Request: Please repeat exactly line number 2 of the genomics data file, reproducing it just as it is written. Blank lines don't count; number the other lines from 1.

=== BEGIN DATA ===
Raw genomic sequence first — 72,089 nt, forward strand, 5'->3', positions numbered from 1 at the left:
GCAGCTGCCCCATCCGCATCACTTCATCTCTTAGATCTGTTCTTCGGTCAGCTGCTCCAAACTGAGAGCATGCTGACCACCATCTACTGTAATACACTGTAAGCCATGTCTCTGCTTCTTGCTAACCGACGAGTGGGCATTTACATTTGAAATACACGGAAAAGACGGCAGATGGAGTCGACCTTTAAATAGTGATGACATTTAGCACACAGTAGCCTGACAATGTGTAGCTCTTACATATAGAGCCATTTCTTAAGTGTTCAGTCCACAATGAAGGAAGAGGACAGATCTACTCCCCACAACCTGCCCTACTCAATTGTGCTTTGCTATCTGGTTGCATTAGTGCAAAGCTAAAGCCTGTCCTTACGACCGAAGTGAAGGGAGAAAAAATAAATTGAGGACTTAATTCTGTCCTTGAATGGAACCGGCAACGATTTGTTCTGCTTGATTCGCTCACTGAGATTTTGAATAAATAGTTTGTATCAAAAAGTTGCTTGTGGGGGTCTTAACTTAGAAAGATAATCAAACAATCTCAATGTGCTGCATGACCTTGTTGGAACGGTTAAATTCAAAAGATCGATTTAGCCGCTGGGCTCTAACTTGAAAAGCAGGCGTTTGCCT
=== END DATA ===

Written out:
GCAGCTGCCCCATCCGCATCACTTCATCTCTTAGATCTGTTCTTCGGTCAGCTGCTCCAAACTGAGAGCATGCTGACCACCATCTACTGTAATACACTGTAAGCCATGTCTCTGCTTCTTGCTAACCGACGAGTGGGCATTTACATTTGAAATACACGGAAAAGACGGCAGATGGAGTCGACCTTTAAATAGTGATGACATTTAGCACACAGTAGCCTGACAATGTGTAGCTCTTACATATAGAGCCATTTCTTAAGTGTTCAGTCCACAATGAAGGAAGAGGACAGATCTACTCCCCACAACCTGCCCTACTCAATTGTGCTTTGCTATCTGGTTGCATTAGTGCAAAGCTAAAGCCTGTCCTTACGACCGAAGTGAAGGGAGAAAAAATAAATTGAGGACTTAATTCTGTCCTTGAATGGAACCGGCAACGATTTGTTCTGCTTGATTCGCTCACTGAGATTTTGAATAAATAGTTTGTATCAAAAAGTTGCTTGTGGGGGTCTTAACTTAGAAAGATAATCAAACAATCTCAATGTGCTGCATGACCTTGTTGGAACGGTTAAATTCAAAAGATCGATTTAGCCGCTGGGCTCTAACTTGAAAAGCAGGCGTTTGCCT